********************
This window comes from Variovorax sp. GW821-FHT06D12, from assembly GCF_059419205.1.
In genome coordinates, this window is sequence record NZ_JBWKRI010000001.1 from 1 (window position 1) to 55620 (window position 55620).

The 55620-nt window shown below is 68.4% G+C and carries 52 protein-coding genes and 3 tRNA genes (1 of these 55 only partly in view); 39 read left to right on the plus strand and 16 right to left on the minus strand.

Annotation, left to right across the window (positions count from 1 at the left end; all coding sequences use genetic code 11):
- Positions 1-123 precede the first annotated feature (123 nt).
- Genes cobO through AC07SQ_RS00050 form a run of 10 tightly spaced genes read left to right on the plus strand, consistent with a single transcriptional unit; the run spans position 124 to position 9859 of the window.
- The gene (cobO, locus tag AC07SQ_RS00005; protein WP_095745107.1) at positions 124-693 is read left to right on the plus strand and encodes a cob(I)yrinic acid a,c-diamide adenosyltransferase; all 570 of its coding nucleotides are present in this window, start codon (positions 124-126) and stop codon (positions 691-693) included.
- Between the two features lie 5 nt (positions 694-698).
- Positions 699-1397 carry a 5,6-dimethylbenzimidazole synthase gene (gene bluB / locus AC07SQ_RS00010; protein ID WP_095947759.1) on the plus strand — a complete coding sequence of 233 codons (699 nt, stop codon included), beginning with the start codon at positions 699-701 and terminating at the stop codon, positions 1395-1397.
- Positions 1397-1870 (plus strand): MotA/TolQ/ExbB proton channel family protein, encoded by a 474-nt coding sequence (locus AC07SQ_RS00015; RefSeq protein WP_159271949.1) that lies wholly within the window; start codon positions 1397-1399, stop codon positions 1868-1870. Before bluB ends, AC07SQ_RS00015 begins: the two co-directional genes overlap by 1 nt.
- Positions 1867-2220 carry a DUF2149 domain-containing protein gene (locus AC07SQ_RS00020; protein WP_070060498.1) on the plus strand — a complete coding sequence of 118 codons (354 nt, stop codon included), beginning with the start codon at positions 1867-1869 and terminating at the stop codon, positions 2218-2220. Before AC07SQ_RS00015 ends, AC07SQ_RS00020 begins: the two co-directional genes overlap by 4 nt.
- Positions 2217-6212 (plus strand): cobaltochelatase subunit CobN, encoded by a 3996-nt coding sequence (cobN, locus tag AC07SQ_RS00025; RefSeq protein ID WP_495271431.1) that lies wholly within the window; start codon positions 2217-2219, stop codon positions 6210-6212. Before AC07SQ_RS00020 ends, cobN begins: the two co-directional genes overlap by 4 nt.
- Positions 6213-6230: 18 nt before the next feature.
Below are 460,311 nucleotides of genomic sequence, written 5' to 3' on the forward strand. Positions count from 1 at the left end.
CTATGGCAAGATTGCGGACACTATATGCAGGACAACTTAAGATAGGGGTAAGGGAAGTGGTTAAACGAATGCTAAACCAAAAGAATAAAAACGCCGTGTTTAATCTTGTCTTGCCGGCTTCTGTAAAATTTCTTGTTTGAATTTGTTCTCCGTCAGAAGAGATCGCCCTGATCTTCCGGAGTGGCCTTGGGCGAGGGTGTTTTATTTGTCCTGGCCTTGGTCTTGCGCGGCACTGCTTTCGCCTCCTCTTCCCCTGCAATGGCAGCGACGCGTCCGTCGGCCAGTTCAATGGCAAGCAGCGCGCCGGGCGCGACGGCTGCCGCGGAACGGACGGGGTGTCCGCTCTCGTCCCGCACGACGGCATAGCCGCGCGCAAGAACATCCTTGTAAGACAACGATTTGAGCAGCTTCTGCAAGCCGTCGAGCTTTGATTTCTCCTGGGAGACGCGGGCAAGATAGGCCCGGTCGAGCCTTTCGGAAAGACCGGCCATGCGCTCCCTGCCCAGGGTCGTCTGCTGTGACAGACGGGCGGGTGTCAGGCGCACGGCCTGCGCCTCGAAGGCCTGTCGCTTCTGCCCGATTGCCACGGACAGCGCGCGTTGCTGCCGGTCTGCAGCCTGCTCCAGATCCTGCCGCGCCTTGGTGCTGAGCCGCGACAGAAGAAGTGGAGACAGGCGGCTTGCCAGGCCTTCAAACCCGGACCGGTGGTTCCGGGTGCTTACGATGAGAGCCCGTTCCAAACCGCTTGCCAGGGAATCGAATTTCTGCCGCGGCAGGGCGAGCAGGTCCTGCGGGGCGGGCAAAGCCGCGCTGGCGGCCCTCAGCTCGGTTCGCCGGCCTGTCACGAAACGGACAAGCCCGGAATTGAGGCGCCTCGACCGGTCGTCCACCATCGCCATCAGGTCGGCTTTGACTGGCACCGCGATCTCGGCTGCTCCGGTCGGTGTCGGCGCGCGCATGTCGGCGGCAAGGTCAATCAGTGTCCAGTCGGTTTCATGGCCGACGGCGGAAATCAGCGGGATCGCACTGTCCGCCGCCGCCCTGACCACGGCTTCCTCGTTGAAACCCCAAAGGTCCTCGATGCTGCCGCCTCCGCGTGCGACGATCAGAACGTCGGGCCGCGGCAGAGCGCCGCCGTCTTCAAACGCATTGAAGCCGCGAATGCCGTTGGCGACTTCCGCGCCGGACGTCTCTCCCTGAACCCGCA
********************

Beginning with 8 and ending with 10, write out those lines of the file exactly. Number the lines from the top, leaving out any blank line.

- Between the two features lie 5 nt (positions 694-698).
- Positions 699-1397 carry a 5,6-dimethylbenzimidazole synthase gene (gene bluB / locus AC07SQ_RS00010; protein ID WP_095947759.1) on the plus strand — a complete coding sequence of 233 codons (699 nt, stop codon included), beginning with the start codon at positions 699-701 and terminating at the stop codon, positions 1395-1397.
- Positions 1397-1870 (plus strand): MotA/TolQ/ExbB proton channel family protein, encoded by a 474-nt coding sequence (locus AC07SQ_RS00015; RefSeq protein WP_159271949.1) that lies wholly within the window; start codon positions 1397-1399, stop codon positions 1868-1870. Before bluB ends, AC07SQ_RS00015 begins: the two co-directional genes overlap by 1 nt.